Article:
Unbothered about his self-confessed love of alcohol and haggard voice as a result of a supposed 20-year pot addiction, the everlasting teen warms to the audience by interacting with a sort of colloquialism that gives the impression he is everyone’s best friend.

Stade bases his routine on what he’s fed by the crowd and a fabricated history he shares with a person in the front row he names ‘Jimmy’. He also recounts stories of fighting in Afghanistan and Iraq, struggling with a massive drug addiction and buying meat out of a van in Wolverhampton.

Whilst Stade is very easy to listen to and offers moments of very funny comedy, his lack of structure combined with an overwhelming feeling of trying to get laughs only through shocking material makes him difficult to truly enjoy.

Perhaps it is due to his co-writing of Frankie Boyle’s Tramadol Nights that his comedy has taken on a very harsh nature. Nevertheless, it seems little favour can be found in a man who claims charity can be achieved through the exploitation of others’ misfortunes as it creates “awareness” of their adversities.

The self-assuredness at which he delivers his anecdotes, at times even waiting for applause, creates an awkwardness which detracts from his moments that do shine.

While it would be unfair to claim that Stade’s performance offered nothing, it seems reasonable to say that his closing sentiment aptly iterates the general consensus of the show: “I did the best I could, seeing what I was given”.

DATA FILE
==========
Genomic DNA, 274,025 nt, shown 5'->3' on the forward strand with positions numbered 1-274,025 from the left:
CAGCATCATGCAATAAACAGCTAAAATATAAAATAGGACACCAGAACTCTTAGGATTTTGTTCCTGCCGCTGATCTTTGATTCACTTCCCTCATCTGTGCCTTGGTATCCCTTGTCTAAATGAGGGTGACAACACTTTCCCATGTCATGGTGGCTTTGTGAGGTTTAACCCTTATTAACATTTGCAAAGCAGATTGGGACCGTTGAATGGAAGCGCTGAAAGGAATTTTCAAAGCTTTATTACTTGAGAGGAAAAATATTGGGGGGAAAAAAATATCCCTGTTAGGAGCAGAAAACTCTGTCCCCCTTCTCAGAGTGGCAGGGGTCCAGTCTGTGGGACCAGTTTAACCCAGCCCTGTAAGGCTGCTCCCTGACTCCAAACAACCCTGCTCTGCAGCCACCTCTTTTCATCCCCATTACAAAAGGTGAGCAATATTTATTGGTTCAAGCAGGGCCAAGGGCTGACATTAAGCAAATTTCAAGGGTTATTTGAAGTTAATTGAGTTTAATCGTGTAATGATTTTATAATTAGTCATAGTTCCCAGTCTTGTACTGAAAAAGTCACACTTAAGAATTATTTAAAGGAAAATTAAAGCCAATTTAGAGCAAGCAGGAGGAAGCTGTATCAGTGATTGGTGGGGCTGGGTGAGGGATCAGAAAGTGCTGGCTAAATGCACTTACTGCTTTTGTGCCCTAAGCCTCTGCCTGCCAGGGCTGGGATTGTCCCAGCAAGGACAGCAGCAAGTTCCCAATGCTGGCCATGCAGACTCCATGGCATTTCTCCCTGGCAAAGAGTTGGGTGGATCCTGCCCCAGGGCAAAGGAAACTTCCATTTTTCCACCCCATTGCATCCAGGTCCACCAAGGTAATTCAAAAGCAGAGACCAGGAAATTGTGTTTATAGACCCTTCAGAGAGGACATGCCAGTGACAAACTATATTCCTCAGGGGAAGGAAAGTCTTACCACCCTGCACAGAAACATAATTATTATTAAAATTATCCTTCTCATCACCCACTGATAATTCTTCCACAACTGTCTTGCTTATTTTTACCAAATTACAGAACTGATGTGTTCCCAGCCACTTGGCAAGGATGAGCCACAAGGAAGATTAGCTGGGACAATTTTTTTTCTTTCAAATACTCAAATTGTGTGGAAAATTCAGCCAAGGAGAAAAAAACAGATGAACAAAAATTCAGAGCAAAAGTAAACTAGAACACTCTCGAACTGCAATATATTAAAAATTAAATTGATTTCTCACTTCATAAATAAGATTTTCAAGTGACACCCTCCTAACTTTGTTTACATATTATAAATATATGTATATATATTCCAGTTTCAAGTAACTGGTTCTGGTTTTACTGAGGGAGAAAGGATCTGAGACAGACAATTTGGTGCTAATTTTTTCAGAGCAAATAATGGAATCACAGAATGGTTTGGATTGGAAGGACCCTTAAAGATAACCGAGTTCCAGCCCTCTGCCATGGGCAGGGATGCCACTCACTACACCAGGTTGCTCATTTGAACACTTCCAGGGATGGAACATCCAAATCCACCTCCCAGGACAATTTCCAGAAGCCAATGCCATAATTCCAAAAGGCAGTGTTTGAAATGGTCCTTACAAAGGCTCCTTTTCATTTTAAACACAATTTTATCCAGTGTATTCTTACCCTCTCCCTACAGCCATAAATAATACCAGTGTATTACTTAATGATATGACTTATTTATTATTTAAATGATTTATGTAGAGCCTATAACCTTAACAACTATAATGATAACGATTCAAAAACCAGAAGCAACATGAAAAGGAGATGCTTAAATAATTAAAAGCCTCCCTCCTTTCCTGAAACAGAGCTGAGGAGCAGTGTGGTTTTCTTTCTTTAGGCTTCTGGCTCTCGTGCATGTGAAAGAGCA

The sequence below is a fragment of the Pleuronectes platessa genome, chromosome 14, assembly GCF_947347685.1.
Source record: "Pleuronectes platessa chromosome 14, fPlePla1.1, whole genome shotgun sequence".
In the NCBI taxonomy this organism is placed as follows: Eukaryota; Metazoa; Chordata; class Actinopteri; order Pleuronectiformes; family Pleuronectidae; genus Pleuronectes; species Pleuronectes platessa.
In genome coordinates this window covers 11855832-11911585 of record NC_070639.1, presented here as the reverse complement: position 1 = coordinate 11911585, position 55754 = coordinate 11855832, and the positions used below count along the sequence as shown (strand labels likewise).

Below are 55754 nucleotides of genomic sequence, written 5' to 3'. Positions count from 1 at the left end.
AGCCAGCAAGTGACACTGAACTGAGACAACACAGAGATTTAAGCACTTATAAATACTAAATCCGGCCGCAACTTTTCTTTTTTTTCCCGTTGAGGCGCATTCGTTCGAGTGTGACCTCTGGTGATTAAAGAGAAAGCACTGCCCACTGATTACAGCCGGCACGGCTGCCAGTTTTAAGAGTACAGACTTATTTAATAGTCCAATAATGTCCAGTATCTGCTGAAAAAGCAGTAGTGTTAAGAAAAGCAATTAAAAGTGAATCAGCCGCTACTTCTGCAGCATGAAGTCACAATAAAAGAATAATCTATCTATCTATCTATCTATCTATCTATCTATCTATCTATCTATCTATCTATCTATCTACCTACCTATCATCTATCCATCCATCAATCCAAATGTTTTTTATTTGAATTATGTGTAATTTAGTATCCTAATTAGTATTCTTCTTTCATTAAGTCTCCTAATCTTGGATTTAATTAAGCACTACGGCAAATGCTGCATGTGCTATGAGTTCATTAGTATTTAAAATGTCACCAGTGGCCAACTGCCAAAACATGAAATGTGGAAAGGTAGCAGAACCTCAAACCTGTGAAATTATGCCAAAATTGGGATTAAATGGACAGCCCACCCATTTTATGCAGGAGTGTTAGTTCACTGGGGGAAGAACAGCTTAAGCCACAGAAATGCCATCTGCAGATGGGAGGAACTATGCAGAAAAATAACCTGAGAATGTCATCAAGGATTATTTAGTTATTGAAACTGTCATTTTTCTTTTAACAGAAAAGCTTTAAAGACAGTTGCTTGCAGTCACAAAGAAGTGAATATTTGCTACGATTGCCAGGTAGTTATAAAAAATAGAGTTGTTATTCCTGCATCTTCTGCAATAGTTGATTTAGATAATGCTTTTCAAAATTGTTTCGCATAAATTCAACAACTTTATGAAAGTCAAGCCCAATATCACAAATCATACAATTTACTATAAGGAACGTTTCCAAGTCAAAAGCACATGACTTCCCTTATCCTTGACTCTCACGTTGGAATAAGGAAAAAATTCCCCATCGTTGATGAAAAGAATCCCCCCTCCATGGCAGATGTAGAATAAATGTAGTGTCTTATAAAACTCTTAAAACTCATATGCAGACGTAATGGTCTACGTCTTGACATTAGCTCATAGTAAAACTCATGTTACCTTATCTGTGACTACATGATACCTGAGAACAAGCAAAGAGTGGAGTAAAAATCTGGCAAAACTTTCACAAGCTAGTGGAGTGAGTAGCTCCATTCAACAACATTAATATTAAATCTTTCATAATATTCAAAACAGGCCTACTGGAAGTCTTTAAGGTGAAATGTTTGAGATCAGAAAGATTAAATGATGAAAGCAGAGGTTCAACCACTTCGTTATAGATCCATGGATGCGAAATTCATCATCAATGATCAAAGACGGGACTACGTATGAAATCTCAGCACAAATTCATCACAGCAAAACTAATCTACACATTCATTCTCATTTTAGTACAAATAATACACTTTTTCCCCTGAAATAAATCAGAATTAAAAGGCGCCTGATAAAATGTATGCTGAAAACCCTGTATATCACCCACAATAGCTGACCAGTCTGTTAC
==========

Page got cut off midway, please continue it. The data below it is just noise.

Taken from The Journal, published Wed Feb 23rd 2011.

The Beckett Trilogy: Molloy, Malone Dies & The Unnamable, Traverse Theatre, Edinburgh – Review


Directed by Judy Hegarty-Lovett, the Gare St Lazare Players Ireland bring to the stage an adaptation of Samuel Beckett’s seminal trilogy in a marathon performance that reaches almost three-and-a-half hours. The sole performer Conor Lovett enacts a brilliantly lucid performance of Beckett’s writing that captures his humour and absurdist style, whilst making accessible the recondite nature of his material. Devoid of props, Lovett is aided only by a single spotlight; appropriate for Beckett’s minimalist approach, yet sufficient enough for storytelling. Through Lovett’s facial expressions clarity is given to the piece, as distinctions between the characters portrayed in each story are made more obvious.